Carl Sandburg - Chicago Poems
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Carl Sandburg - Chicago Poems


Carl Sandburg was virtually unknown to the literary world when, in 1914, a group of his poems appeared in the nationally circulated Poetry magazine. Two years later his book Chicago Poems was published, and the thirty-eight-year-old author found himself on the brink of a career that would bring him international acclaim.

Carl Sandburg worked from the time he was a young boy. He quit school following his graduation from eighth grade in 1891 and spent a decade working a variety of jobs. He delivered milk, harvested ice, laid bricks, threshed wheat in Kansas, and shined shoes in Galesburg's Union Hotel before traveling as a hobo in 1897.

Sandburg's experiences working and traveling greatly influenced his writing and political views. He saw first-hand the sharp contrast between rich and poor, a dichotomy that instilled in him a distrust of capitalism.


GUNS on the battle lines have pounded now a year
     between Brussels and Paris.
And, William Morris, when I read your old chapter on
     the great arches and naves and little whimsical
     corners of the Churches of Northern France--Brr-rr!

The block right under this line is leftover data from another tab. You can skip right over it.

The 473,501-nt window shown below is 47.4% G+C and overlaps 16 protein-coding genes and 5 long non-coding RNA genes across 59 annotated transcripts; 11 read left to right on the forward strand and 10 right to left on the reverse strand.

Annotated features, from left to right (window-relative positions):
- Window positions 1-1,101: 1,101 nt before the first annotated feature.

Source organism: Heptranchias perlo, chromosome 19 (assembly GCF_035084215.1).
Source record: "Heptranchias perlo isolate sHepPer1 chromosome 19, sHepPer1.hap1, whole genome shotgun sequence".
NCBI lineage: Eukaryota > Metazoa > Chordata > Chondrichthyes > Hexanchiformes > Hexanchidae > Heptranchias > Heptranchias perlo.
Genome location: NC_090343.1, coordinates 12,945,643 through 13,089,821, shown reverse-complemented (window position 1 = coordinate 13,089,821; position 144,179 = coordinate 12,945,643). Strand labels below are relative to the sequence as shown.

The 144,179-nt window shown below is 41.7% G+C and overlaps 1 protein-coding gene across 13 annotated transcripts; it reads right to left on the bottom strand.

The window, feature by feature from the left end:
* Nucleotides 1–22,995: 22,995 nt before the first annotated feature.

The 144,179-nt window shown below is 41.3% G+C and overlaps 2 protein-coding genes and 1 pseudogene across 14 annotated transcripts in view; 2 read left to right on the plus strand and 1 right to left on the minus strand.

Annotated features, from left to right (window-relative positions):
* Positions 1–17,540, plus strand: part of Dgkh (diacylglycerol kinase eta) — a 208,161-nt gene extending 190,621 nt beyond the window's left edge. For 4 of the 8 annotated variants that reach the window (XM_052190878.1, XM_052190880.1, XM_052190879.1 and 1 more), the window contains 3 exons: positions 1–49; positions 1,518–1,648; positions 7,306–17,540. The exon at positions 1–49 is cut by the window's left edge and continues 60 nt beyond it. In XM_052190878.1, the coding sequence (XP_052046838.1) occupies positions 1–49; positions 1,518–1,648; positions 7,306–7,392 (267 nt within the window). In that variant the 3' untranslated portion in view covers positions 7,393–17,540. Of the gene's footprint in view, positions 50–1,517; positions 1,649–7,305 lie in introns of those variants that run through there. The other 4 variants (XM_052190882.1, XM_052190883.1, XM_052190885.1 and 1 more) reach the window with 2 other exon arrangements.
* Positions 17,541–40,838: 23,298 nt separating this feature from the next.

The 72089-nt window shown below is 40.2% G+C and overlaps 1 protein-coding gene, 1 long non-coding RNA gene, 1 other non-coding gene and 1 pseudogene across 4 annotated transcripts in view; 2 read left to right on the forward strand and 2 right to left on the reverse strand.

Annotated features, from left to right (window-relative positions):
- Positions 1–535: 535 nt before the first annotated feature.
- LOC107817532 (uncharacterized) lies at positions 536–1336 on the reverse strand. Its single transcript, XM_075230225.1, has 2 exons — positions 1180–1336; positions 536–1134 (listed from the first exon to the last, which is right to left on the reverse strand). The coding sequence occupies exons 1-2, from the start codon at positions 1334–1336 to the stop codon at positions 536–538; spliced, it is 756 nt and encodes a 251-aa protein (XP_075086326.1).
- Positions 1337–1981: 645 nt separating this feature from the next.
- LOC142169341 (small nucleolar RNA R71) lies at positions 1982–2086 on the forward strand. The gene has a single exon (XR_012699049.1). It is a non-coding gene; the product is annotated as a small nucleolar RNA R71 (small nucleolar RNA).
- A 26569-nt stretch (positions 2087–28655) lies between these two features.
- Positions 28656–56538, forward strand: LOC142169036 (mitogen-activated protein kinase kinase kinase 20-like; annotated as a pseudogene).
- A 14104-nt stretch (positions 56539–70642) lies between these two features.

I'm glad you're a dead man, William Morris, I'm glad
     you're down in the damp and mouldy, only a memory
     instead of a living man--I'm glad you're gone.
You never lied to us, William Morris, you loved the
     shape of those stones piled and carved for you to
     dream over and wonder because workmen got joy
     of life into them,
Workmen in aprons singing while they hammered, and
     praying, and putting their songs and prayers into
     the walls and roofs, the bastions and cornerstones
     and gargoyles--all their children and kisses of
     women and wheat and roses growing.
I say, William Morris, I'm glad you're gone, I'm glad
     you're a dead man.
Guns on the battle lines have pounded a year now between
     Brussels and Paris.

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